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Imagery rehearsal in the treatment of posttraumatic nightmares in Australian veterans with chronic combat-related PTSD: 12-month follow-up data.
J Trauma Stress. 2003 Oct; 16(5):509-13.JT

Abstract

Nightmares are often a distressing symptom for veterans with chronic combat-related posttraumatic stress disorder (PTSD). A psychological treatment that has recently shown considerable promise is Imagery Rehearsal Therapy (IRT). In a pilot study by the current authors, IRT was demonstrated to be effective in the treatment of posttraumatic nightmares in a group of combat veterans up to 3-month posttreatment. This study reports the 12-month follow-up data of the pilot study, examining the longer term outcome of the IRT treatment. Twelve Australian Vietnam veterans with chronic combat-related PTSD were treated with 6 once weekly sessions of imagery rehearsal and assessed using standardised measures of nightmare frequency and intensity, PTSD, depression, anxiety and broader symptomatology at intake, posttreatment, and 3-and 12-month follow-up. Significant improvements in targeted nightmare frequency and intensity were evident to 12-month posttreatment. Similarly, improvements in overall PTSD, depression, anxiety, and broader based symptomatology were also maintained to 12 months. This study provides preliminary evidence that the positive treatment effects of IRT on posttraumatic nightmares, PTSD, and broader symptomatology in males with chronic combat-related PTSD are maintained in the longer term.

Authors+Show Affiliations

Australian Centre for Posttraumatic Mental Health, West Heidelberg, Victoria, Australia. dforbes@unimelb.edu.auNo affiliation info availableNo affiliation info availableNo affiliation info availableNo affiliation info availableNo affiliation info available

Pub Type(s)

Clinical Trial
Journal Article

Language

eng

PubMed ID

14584636

Citation

Forbes, David, et al. "Imagery Rehearsal in the Treatment of Posttraumatic Nightmares in Australian Veterans With Chronic Combat-related PTSD: 12-month Follow-up Data." Journal of Traumatic Stress, vol. 16, no. 5, 2003, pp. 509-13.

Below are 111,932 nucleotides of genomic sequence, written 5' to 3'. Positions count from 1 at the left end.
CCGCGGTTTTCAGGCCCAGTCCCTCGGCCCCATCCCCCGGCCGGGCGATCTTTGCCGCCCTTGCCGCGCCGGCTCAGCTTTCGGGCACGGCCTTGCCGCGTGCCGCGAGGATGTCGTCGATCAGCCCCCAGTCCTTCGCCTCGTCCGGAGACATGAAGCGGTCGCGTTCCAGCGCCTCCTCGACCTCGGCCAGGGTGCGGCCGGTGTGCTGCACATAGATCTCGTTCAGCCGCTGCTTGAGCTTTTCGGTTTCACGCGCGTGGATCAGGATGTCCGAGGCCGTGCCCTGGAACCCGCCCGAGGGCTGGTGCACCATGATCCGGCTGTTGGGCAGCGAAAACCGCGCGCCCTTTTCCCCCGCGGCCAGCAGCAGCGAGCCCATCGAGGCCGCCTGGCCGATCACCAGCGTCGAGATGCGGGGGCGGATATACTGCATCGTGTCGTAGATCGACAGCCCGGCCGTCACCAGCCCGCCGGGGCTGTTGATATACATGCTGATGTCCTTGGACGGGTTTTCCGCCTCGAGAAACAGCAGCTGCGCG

Forbes D, Phelps AJ, McHugh AF, et al. Imagery rehearsal in the treatment of posttraumatic nightmares in Australian veterans with chronic combat-related PTSD: 12-month follow-up data. J Trauma Stress. 2003;16(5):509-13.
Forbes, D., Phelps, A. J., McHugh, A. F., Debenham, P., Hopwood, M., & Creamer, M. (2003). Imagery rehearsal in the treatment of posttraumatic nightmares in Australian veterans with chronic combat-related PTSD: 12-month follow-up data. Journal of Traumatic Stress, 16(5), 509-13.
Forbes D, et al. Imagery Rehearsal in the Treatment of Posttraumatic Nightmares in Australian Veterans With Chronic Combat-related PTSD: 12-month Follow-up Data. J Trauma Stress. 2003;16(5):509-13. PubMed PMID: 14584636.
* Article titles in AMA citation format should be in sentence-case
TY - JOUR T1 - Imagery rehearsal in the treatment of posttraumatic nightmares in Australian veterans with chronic combat-related PTSD: 12-month follow-up data. AU - Forbes,David, AU - Phelps,Andrea J, AU - McHugh,Anthony F, AU - Debenham,Paul, AU - Hopwood,Malcolm, AU - Creamer,Mark, PY - 2003/10/31/pubmed PY - 2004/2/11/medline PY - 2003/10/31/entrez SP - 509 EP - 13 JF - Journal of traumatic stress JO - J Trauma Stress VL - 16 IS - 5 N2 - Nightmares are often a distressing symptom for veterans with chronic combat-related posttraumatic stress disorder (PTSD). A psychological treatment that has recently shown considerable promise is Imagery Rehearsal Therapy (IRT). In a pilot study by the current authors, IRT was demonstrated to be effective in the treatment of posttraumatic nightmares in a group of combat veterans up to 3-month posttreatment. This study reports the 12-month follow-up data of the pilot study, examining the longer term outcome of the IRT treatment. Twelve Australian Vietnam veterans with chronic combat-related PTSD were treated with 6 once weekly sessions of imagery rehearsal and assessed using standardised measures of nightmare frequency and intensity, PTSD, depression, anxiety and broader symptomatology at intake, posttreatment, and 3-and 12-month follow-up. Significant improvements in targeted nightmare frequency and intensity were evident to 12-month posttreatment. Similarly, improvements in overall PTSD, depression, anxiety, and broader based symptomatology were also maintained to 12 months. This study provides preliminary evidence that the positive treatment effects of IRT on posttraumatic nightmares, PTSD, and broader symptomatology in males with chronic combat-related PTSD are maintained in the longer term. SN - 0894-9867 UR - https://www.unboundmedicine.com/medline/citation/14584636/Imagery_rehearsal_in_the_treatment_of_posttraumatic_nightmares_in_Australian_veterans_with_chronic_combat_related_PTSD:_12_month_follow_up_data_ L2 - https://doi.org/10.1023/A:1025718830026 DB - PRIME DP - Unbound Medicine ER -